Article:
“If you’re waiting every three years to measure student learning, then what happens when a student has been falling behind?” the [unnamed Education Department] official said. “Do you wait until that third year to figure out what their interventions ought to be?”

The folks at the department of Education want testing because everybody else are dopes. Teachers, parents, students themselves-- nobody has a clue how students are doing in school without the wise intervention of Our Friends at Pearson (who are more than ready to step in -- they would like to tell us what the child should eat for breakfast and what kind of human being she is). 

"Do you wait until that third year to figure out what their intervention ought to be?" No, Sherlock. Most of us don't wait until the end of the week. In fact, a recent study of actual live human teachers tells us just how much use they get out of this nifty test data-- pretty much none. These quotes tell us, once again, just what stunningly low regard the guys in DC hold the (mostly female) teachers in classrooms.

This, perhaps more than anything the feds have done since the President arrived in DC, has been the biggest federal contribution to the destructive wave of reformsterism that has hit public education-- they have thrown full federal weight behind the idea that public education is an unmitigated failure and that nobody who's actually involved in it has a clue about anything at all.

Remember-- the feds didn't just agree to be facilitators for the reform plans of CCSSO, Achieve, Coleman, Pearson, et al. They also didn't say anything at all along the lines of, "You know, there are millions of trained, experienced, education professionals in the field. Maybe we should call a couple." It's understandable from the corporate reformsters-- teachers would only gum up their works, and they have no obligation to represent anybody but their own stockholders. But our political leaders simply cast a quick vote of no confidence in public education and let the bulldozers have at it. And they are still at it, buttressing each reformy idea with an argument that boils down to, "We have to do something because teachers and parents are dopes."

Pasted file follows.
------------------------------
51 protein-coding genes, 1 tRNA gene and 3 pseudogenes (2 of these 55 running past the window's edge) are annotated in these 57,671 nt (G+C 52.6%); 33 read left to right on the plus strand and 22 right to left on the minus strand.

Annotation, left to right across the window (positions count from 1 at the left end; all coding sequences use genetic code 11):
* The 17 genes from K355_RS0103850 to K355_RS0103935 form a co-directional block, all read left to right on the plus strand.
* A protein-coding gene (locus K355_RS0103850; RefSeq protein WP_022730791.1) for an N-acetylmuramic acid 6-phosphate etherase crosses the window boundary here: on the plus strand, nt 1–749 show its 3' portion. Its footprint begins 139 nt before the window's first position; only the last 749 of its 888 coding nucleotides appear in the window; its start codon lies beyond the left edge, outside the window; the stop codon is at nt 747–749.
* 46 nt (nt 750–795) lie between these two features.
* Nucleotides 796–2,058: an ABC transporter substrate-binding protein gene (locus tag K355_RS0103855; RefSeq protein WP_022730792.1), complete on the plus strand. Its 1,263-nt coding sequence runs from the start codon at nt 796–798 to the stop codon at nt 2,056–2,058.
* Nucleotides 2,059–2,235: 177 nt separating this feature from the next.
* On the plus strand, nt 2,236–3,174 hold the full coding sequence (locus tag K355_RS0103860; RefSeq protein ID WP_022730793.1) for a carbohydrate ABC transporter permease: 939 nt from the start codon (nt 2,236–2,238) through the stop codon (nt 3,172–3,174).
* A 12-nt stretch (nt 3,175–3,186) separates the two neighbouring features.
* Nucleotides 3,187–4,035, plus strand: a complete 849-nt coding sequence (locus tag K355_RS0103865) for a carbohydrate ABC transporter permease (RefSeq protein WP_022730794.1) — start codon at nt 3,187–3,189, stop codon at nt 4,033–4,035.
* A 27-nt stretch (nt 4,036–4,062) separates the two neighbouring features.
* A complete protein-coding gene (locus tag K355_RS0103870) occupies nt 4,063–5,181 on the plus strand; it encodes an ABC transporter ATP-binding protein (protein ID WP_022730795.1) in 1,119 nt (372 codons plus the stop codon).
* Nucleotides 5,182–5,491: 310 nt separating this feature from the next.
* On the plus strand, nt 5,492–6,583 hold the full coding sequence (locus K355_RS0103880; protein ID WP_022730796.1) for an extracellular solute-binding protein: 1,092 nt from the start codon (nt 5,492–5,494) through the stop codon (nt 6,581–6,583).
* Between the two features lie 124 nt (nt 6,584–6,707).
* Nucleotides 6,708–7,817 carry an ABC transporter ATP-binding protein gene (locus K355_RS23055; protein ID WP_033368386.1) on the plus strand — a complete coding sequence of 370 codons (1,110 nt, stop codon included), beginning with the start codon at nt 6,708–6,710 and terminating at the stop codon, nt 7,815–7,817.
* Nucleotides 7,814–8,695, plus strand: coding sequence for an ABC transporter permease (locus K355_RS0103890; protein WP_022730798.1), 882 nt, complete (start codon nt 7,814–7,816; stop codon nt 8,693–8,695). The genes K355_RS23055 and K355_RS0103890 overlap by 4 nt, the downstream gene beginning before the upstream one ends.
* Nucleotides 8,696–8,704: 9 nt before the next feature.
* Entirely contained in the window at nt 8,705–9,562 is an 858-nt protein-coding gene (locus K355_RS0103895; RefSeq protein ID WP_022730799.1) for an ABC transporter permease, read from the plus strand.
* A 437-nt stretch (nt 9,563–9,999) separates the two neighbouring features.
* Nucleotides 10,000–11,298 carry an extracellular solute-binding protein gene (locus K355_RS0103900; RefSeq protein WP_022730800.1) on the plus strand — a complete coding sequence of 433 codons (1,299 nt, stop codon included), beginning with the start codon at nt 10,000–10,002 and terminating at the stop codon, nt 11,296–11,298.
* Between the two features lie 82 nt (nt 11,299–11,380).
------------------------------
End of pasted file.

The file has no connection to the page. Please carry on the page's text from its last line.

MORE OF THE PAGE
I sure hope we can remember this all the way into 2016. And in the interim, maybe Democrats should come up with a better campaign platform than the cartoonish, "We're going to tell you how it should go because you don't have a clue."


  1. "If you’re waiting every three years to measure student learning, then what happens when a student has been falling behind?"

    Actually, maybe they have a point. I think every two, four or six years is far too long to wait to decide how politicians are doing. Let's have annual high-stakes exams (with, of course, a pre-test, regular diagnostic and benchmark tests and other tests just for the hell of it) for them. Any who don't pass get one year to show improvement before they get "turned around". And we the people get to determine what the cut scores are.

  2. Thanks,Peter. Pretty decent Politico article.